5 Best Practices for Industrial Web Design

Website expectations have changed in the last few years. See how successful sites have adapted.

Much has changed in the industrial web design in the past two-plus years, driven mostly by the massive shift to digital research. So it’s no surprise that industrial buyers have high expectations when they visit your website. They expect to learn how you can help alleviate their pain points, see what your products can do for them, and that you will be able to answer their specific questions — all in a manner convenient for them. They expect as little friction as possible to figure out if you are a serious contender for their business.

Industrial buyers also bring their consumer expectations to the table. If you can get a quote for the options and colors you want on a $45,000 automobile, why can’t you configure your next $60,000 machine? 

In this episode of the Industrial Marketer podcast, Joey and Nels discuss how the bar has been raised in terms of what people expect from your industrial web design. They look at five best practices for you to keep in mind, whether you are fine-tuning a great website or playing catchup from that “recent redesign” that was actually almost 10 years ago.

1. Show and Tell: Visuals Are Paramount

The biggest “low hanging fruit” opportunity for lagging industrial websites is to improve their visual content. We are a visual society; we want to see what we are buying, how things work, and how they solve our problems. Industrial buyers expect to be informed but they also want to be shown.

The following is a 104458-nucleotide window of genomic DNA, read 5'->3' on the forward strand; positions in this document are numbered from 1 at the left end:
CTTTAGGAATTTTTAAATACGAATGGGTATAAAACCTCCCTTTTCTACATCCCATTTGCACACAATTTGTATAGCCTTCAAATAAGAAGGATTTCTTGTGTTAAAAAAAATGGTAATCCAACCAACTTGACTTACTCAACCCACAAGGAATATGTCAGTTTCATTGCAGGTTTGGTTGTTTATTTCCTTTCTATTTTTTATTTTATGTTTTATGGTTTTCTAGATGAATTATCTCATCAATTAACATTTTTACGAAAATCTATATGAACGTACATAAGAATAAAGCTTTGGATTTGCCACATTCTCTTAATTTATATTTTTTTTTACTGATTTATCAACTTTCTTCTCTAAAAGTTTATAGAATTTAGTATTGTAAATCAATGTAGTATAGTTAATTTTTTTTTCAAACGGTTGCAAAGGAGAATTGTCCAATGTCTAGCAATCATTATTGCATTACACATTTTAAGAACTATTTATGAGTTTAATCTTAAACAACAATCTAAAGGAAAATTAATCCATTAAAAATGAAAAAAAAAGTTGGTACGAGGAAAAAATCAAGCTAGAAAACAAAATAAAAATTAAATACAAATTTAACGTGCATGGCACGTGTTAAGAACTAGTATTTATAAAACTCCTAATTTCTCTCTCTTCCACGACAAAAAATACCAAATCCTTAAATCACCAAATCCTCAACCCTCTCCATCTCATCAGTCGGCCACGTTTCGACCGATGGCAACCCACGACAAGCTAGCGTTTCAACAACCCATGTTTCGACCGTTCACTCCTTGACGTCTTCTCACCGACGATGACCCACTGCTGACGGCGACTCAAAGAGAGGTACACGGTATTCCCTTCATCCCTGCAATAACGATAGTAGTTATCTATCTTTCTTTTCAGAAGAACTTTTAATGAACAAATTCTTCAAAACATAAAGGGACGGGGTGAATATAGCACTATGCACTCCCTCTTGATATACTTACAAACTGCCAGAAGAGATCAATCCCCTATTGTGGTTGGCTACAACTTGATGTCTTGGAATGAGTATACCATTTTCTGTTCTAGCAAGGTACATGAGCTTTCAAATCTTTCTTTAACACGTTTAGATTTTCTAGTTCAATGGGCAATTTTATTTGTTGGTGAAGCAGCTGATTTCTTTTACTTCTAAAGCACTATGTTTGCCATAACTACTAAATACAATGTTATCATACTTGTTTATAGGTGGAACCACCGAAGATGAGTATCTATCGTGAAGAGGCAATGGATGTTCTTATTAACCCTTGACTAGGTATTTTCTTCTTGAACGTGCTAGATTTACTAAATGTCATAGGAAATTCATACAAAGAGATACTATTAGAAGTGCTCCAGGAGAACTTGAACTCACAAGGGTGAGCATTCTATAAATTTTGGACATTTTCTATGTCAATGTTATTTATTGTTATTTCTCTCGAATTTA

Here’s the simple “hack” to get started improving your industrial web design: Provide a CAD file for a product or part. According to the 2021 Industrial Sales and Marketing report, 82% of engineers who download a CAD file for a part ultimately make a purchase. 

One of our favorite industrial websites is Siemens USA, which does a great job with visuals, from photos to CAD drawings, animated videos with contextual information and more. We realize Siemens is one of the biggest 150 companies in the world, so they can build a tremendous website. But the point is that they choose to emphasize visuals. You can, too.

2. Formatting: Navigation/Page Hierarchy Is Important

The Siemens website also does a great job of helping you navigate their site. They offer the chance to choose your own path, which means you are quickly looking at what you actually came to the site to see. It is a great experience.

Another industrial webs design we like for navigation and page hierarchy is Lightmatter, which is in the photonic computing space. They are at the intersection of photonics, electronics and AI. (Photonics is the science of creating, moving, and detecting photons. It brings together physics, electrical engineering, and materials science knowledge about photons and electrons. Or, for the majority of us in marketing, this is a more simple explanation: A photon checks into a hotel, and the clerk asks if the photon has any luggage, and the photon says, “No, I’m traveling light.”)

The Lightmatter site is small, perhaps a dozen pages total, but the site’s navigation is streamlined and simple. It directs its users on where to find the most relevant information without any distractions and the top-level navigation is impossible to get lost in (Home, Story, Products, People, News, Contact Us). They make a complicated product (photonic processors), but their navigation and site direction keep things simple for users.